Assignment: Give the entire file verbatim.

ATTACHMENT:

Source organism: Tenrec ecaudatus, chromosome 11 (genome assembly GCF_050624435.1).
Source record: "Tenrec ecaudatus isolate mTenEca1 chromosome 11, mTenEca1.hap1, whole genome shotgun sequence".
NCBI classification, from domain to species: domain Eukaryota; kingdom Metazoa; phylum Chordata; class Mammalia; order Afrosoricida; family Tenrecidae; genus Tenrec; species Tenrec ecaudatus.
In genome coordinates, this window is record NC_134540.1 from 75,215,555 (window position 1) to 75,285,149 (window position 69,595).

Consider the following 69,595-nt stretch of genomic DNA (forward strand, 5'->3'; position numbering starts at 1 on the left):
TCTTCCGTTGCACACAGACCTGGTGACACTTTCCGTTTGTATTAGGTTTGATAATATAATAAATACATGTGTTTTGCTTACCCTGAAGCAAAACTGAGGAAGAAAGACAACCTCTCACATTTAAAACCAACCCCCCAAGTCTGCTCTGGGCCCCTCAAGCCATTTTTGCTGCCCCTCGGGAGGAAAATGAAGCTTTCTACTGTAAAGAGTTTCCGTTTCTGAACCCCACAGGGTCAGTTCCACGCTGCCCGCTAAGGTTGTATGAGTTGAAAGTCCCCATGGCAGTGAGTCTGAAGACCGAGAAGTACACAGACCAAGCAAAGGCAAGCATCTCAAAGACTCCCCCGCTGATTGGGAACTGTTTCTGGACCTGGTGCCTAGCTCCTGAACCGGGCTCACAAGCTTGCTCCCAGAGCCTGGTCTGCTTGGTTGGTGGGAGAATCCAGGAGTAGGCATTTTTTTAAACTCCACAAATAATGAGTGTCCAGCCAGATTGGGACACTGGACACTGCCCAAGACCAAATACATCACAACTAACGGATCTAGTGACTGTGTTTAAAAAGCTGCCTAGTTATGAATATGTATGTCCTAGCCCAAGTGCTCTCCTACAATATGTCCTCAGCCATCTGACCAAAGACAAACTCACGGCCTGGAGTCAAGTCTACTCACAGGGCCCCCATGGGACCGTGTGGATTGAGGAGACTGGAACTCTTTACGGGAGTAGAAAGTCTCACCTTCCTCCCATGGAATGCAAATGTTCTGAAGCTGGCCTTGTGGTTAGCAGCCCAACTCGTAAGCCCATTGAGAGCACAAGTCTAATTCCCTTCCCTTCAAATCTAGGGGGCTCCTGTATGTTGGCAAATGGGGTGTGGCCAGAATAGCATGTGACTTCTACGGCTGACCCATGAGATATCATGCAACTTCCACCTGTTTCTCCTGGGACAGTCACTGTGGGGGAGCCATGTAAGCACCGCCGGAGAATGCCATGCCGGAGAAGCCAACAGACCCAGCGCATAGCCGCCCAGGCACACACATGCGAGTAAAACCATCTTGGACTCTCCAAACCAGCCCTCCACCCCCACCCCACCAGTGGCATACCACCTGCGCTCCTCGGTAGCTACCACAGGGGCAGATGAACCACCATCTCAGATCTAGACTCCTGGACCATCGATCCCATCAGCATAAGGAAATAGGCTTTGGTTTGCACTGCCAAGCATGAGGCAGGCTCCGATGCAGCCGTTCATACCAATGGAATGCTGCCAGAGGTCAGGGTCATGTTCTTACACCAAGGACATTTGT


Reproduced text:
Source organism: Tenrec ecaudatus, chromosome 11 (genome assembly GCF_050624435.1).
Source record: "Tenrec ecaudatus isolate mTenEca1 chromosome 11, mTenEca1.hap1, whole genome shotgun sequence".
NCBI classification, from domain to species: domain Eukaryota; kingdom Metazoa; phylum Chordata; class Mammalia; order Afrosoricida; family Tenrecidae; genus Tenrec; species Tenrec ecaudatus.
In genome coordinates, this window is record NC_134540.1 from 75,215,555 (window position 1) to 75,285,149 (window position 69,595).

Consider the following 69,595-nt stretch of genomic DNA (forward strand, 5'->3'; position numbering starts at 1 on the left):
TCTTCCGTTGCACACAGACCTGGTGACACTTTCCGTTTGTATTAGGTTTGATAATATAATAAATACATGTGTTTTGCTTACCCTGAAGCAAAACTGAGGAAGAAAGACAACCTCTCACATTTAAAACCAACCCCCCAAGTCTGCTCTGGGCCCCTCAAGCCATTTTTGCTGCCCCTCGGGAGGAAAATGAAGCTTTCTACTGTAAAGAGTTTCCGTTTCTGAACCCCACAGGGTCAGTTCCACGCTGCCCGCTAAGGTTGTATGAGTTGAAAGTCCCCATGGCAGTGAGTCTGAAGACCGAGAAGTACACAGACCAAGCAAAGGCAAGCATCTCAAAGACTCCCCCGCTGATTGGGAACTGTTTCTGGACCTGGTGCCTAGCTCCTGAACCGGGCTCACAAGCTTGCTCCCAGAGCCTGGTCTGCTTGGTTGGTGGGAGAATCCAGGAGTAGGCATTTTTTTAAACTCCACAAATAATGAGTGTCCAGCCAGATTGGGACACTGGACACTGCCCAAGACCAAATACATCACAACTAACGGATCTAGTGACTGTGTTTAAAAAGCTGCCTAGTTATGAATATGTATGTCCTAGCCCAAGTGCTCTCCTACAATATGTCCTCAGCCATCTGACCAAAGACAAACTCACGGCCTGGAGTCAAGTCTACTCACAGGGCCCCCATGGGACCGTGTGGATTGAGGAGACTGGAACTCTTTACGGGAGTAGAAAGTCTCACCTTCCTCCCATGGAATGCAAATGTTCTGAAGCTGGCCTTGTGGTTAGCAGCCCAACTCGTAAGCCCATTGAGAGCACAAGTCTAATTCCCTTCCCTTCAAATCTAGGGGGCTCCTGTATGTTGGCAAATGGGGTGTGGCCAGAATAGCATGTGACTTCTACGGCTGACCCATGAGATATCATGCAACTTCCACCTGTTTCTCCTGGGACAGTCACTGTGGGGGAGCCATGTAAGCACCGCCGGAGAATGCCATGCCGGAGAAGCCAACAGACCCAGCGCATAGCCGCCCAGGCACACACATGCGAGTAAAACCATCTTGGACTCTCCAAACCAGCCCTCCACCCCCACCCCACCAGTGGCATACCACCTGCGCTCCTCGGTAGCTACCACAGGGGCAGATGAACCACCATCTCAGATCTAGACTCCTGGACCATCGATCCCATCAGCATAAGGAAATAGGCTTTGGTTTGCACTGCCAAGCATGAGGCAGGCTCCGATGCAGCCGTTCATACCAATGGAATGCTGCCAGAGGTCAGGGTCATGTTCTTACACCAAGGACATTTGT